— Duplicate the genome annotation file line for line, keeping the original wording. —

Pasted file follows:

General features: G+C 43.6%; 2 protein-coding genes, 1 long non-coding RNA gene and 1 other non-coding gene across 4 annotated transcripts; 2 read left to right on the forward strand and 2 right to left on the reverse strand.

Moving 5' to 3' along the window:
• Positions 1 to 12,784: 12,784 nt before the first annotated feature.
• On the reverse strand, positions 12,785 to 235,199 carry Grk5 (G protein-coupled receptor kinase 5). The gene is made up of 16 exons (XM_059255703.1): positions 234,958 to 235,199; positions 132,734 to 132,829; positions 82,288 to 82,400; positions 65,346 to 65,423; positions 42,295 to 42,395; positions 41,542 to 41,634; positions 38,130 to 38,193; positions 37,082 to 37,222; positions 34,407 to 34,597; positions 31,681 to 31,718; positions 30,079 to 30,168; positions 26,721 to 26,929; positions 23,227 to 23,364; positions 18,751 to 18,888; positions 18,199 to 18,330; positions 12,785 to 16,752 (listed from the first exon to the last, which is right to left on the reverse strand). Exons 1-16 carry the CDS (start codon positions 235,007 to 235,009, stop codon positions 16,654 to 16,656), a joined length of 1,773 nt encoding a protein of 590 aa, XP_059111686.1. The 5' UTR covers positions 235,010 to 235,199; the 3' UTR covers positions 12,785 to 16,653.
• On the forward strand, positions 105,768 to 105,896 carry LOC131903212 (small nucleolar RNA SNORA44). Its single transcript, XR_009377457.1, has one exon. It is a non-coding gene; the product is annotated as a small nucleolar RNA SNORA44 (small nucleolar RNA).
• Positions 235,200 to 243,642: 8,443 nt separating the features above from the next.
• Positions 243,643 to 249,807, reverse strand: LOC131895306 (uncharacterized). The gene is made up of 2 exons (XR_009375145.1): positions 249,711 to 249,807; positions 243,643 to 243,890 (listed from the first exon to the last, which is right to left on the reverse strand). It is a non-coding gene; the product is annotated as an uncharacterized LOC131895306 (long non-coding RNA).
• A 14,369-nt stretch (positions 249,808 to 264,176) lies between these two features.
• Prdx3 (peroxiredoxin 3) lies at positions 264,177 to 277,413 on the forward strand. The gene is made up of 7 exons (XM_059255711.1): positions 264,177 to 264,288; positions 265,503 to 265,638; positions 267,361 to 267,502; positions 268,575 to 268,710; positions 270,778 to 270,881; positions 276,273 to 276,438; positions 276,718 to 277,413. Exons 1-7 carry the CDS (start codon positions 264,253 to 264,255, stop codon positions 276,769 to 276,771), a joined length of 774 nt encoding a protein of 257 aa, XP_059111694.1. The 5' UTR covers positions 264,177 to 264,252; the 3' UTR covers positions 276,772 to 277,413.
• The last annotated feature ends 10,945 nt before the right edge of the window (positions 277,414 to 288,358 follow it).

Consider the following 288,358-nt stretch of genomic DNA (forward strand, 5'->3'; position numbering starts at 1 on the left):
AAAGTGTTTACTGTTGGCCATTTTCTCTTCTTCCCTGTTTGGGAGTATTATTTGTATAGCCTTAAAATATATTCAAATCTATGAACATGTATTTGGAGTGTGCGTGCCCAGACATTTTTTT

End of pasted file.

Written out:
General features: G+C 43.6%; 2 protein-coding genes, 1 long non-coding RNA gene and 1 other non-coding gene across 4 annotated transcripts; 2 read left to right on the forward strand and 2 right to left on the reverse strand.

Moving 5' to 3' along the window:
• Positions 1 to 12,784: 12,784 nt before the first annotated feature.
• On the reverse strand, positions 12,785 to 235,199 carry Grk5 (G protein-coupled receptor kinase 5). The gene is made up of 16 exons (XM_059255703.1): positions 234,958 to 235,199; positions 132,734 to 132,829; positions 82,288 to 82,400; positions 65,346 to 65,423; positions 42,295 to 42,395; positions 41,542 to 41,634; positions 38,130 to 38,193; positions 37,082 to 37,222; positions 34,407 to 34,597; positions 31,681 to 31,718; positions 30,079 to 30,168; positions 26,721 to 26,929; positions 23,227 to 23,364; positions 18,751 to 18,888; positions 18,199 to 18,330; positions 12,785 to 16,752 (listed from the first exon to the last, which is right to left on the reverse strand). Exons 1-16 carry the CDS (start codon positions 235,007 to 235,009, stop codon positions 16,654 to 16,656), a joined length of 1,773 nt encoding a protein of 590 aa, XP_059111686.1. The 5' UTR covers positions 235,010 to 235,199; the 3' UTR covers positions 12,785 to 16,653.
• On the forward strand, positions 105,768 to 105,896 carry LOC131903212 (small nucleolar RNA SNORA44). Its single transcript, XR_009377457.1, has one exon. It is a non-coding gene; the product is annotated as a small nucleolar RNA SNORA44 (small nucleolar RNA).
• Positions 235,200 to 243,642: 8,443 nt separating the features above from the next.
• Positions 243,643 to 249,807, reverse strand: LOC131895306 (uncharacterized). The gene is made up of 2 exons (XR_009375145.1): positions 249,711 to 249,807; positions 243,643 to 243,890 (listed from the first exon to the last, which is right to left on the reverse strand). It is a non-coding gene; the product is annotated as an uncharacterized LOC131895306 (long non-coding RNA).
• A 14,369-nt stretch (positions 249,808 to 264,176) lies between these two features.
• Prdx3 (peroxiredoxin 3) lies at positions 264,177 to 277,413 on the forward strand. The gene is made up of 7 exons (XM_059255711.1): positions 264,177 to 264,288; positions 265,503 to 265,638; positions 267,361 to 267,502; positions 268,575 to 268,710; positions 270,778 to 270,881; positions 276,273 to 276,438; positions 276,718 to 277,413. Exons 1-7 carry the CDS (start codon positions 264,253 to 264,255, stop codon positions 276,769 to 276,771), a joined length of 774 nt encoding a protein of 257 aa, XP_059111694.1. The 5' UTR covers positions 264,177 to 264,252; the 3' UTR covers positions 276,772 to 277,413.
• The last annotated feature ends 10,945 nt before the right edge of the window (positions 277,414 to 288,358 follow it).

Consider the following 288,358-nt stretch of genomic DNA (forward strand, 5'->3'; position numbering starts at 1 on the left):
AAAGTGTTTACTGTTGGCCATTTTCTCTTCTTCCCTGTTTGGGAGTATTATTTGTATAGCCTTAAAATATATTCAAATCTATGAACATGTATTTGGAGTGTGCGTGCCCAGACATTTTTTT